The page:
- Talking Points.
Almost every moment can have a talking point about God. While we tend to miss a lot of these moments, God in His grace has helped me see some important ones. As my toddler is helping me water our tomatoes and feed our compost worms, I talk to him about how God made all those plants and made the worms to eat the waste and feed the plants. We talk about how He feeds us and takes care of us, just like the plants. If some pests have come to destroy the plant, I use that time to talk to Him about how there is a “bad guy” who wants to do the same for us, but God is like our gardener and is bigger than the “bad guy” and can snip him off and save us.
When my toddler is in trouble, we have a conversation about doing the right thing, obedience, and even grace. He knows that no matter what action he has done to be in trouble, Mommy and Daddy always love him, and God always loves us no matter how we mess up to. And if Mommy loses her cool, I get to very humbly ask for forgiveness and talk about grace some more. Then, if his baby brother makes him angry, we can throw in some more lessons about grace and forgiveness (and sharing and kindness, most of the time).
It doesn’t have to always be deep. Small observations and simple things like, “That cloud is so beautiful. Did you know God made clouds?” or “It’s raining! God is watering his plants and cooling us down by sprinkling us with rain!” can go far with little ones.
At night, especially if my toddler gets scared, we use that as an opportunity to talk about how big God is and how He protects us. He is learning that “God can do anything” and “God is even bigger and stronger than Daddy.” We talk to him about how much more God can protect him than us, and we teach him about talking to God. Which leads to our next method…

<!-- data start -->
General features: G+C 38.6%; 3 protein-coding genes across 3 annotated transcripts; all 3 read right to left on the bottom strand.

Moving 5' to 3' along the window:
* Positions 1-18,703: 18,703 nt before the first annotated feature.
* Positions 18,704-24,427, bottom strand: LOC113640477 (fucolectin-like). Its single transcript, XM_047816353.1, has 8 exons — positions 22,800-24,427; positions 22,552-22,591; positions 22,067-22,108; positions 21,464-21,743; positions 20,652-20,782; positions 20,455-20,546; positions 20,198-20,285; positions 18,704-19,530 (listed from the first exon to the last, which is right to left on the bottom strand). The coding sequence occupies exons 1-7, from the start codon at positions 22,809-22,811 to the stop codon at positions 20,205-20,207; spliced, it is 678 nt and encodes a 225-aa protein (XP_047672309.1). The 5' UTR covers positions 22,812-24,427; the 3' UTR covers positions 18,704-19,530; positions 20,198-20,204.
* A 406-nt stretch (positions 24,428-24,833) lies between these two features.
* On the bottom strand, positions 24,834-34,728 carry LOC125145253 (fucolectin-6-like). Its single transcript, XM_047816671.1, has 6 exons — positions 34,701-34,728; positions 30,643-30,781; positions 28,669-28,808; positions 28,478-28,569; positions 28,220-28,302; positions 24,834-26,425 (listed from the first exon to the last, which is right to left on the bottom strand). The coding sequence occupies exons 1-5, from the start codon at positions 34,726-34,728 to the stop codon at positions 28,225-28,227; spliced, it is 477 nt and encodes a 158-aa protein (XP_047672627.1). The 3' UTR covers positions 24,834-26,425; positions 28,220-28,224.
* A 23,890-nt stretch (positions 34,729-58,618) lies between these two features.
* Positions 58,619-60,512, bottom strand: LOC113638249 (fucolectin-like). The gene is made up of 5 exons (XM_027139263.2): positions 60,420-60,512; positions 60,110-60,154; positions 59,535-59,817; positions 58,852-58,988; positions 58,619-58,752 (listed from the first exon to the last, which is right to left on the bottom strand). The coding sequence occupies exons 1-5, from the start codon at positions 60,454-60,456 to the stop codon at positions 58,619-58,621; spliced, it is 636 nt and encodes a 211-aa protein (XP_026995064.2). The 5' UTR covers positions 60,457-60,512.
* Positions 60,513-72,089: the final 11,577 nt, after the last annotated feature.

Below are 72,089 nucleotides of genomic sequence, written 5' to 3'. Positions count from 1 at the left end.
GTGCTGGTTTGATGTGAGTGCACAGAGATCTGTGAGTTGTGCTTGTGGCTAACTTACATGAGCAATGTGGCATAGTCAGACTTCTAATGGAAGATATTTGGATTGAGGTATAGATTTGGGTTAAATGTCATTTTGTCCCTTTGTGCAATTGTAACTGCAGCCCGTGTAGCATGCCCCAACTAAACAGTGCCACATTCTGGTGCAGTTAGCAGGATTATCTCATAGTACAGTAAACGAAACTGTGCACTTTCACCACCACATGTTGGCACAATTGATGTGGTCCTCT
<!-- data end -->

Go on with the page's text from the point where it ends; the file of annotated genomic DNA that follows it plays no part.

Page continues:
- Pray with your children.
I love to pray. I feel like I was raised to know you don’t have to get in some solemn position to pray. There is always a constant conversation going on in my head with God, and this is what I hope to teach my children: God is ALWAYS listening.
We have been teaching our toddler how to pray before meals and before bed, and he definitely listens. It’s actually kind of amazing because we never watered down our prayers that he heard as a baby, and now he is praying in such a mature manner. As a three year old, I’m hearing him pray before a meal, saying, “Thank you for this food. Thank you for our family and our friends and for helping keep us safe. Thank you for opening doors for a job for Daddy. Thank you for helping us find Eden (our dog who decided to take a stroll around town one day). Thank you for Mommy and Daddy’s job and for providing for us.” He says these amazingly observant prayers.